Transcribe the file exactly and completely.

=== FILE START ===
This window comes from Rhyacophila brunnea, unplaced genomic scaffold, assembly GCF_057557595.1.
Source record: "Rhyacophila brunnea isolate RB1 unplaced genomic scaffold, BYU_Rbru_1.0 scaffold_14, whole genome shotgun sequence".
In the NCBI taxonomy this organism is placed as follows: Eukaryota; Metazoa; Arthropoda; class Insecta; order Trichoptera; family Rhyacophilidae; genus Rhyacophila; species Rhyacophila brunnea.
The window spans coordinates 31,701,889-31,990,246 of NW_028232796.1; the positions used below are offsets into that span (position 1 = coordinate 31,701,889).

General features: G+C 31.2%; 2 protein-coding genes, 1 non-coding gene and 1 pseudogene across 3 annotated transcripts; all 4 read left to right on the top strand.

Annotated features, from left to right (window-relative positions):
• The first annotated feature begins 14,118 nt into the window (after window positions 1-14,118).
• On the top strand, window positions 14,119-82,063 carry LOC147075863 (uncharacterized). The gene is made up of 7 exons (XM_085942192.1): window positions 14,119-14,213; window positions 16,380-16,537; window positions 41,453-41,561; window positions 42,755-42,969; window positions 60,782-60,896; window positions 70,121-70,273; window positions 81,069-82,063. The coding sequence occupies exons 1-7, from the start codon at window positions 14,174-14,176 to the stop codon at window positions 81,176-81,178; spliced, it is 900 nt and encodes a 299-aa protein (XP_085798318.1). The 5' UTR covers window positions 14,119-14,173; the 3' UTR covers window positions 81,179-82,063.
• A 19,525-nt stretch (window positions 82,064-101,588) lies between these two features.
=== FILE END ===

This window comes from Rhyacophila brunnea, unplaced genomic scaffold, assembly GCF_057557595.1.
Source record: "Rhyacophila brunnea isolate RB1 unplaced genomic scaffold, BYU_Rbru_1.0 scaffold_14, whole genome shotgun sequence".
In the NCBI taxonomy this organism is placed as follows: Eukaryota; Metazoa; Arthropoda; class Insecta; order Trichoptera; family Rhyacophilidae; genus Rhyacophila; species Rhyacophila brunnea.
The window spans coordinates 31,701,889-31,990,246 of NW_028232796.1; the positions used below are offsets into that span (position 1 = coordinate 31,701,889).

General features: G+C 31.2%; 2 protein-coding genes, 1 non-coding gene and 1 pseudogene across 3 annotated transcripts; all 4 read left to right on the top strand.

Annotated features, from left to right (window-relative positions):
• The first annotated feature begins 14,118 nt into the window (after window positions 1-14,118).
• On the top strand, window positions 14,119-82,063 carry LOC147075863 (uncharacterized). The gene is made up of 7 exons (XM_085942192.1): window positions 14,119-14,213; window positions 16,380-16,537; window positions 41,453-41,561; window positions 42,755-42,969; window positions 60,782-60,896; window positions 70,121-70,273; window positions 81,069-82,063. The coding sequence occupies exons 1-7, from the start codon at window positions 14,174-14,176 to the stop codon at window positions 81,176-81,178; spliced, it is 900 nt and encodes a 299-aa protein (XP_085798318.1). The 5' UTR covers window positions 14,119-14,173; the 3' UTR covers window positions 81,179-82,063.
• A 19,525-nt stretch (window positions 82,064-101,588) lies between these two features.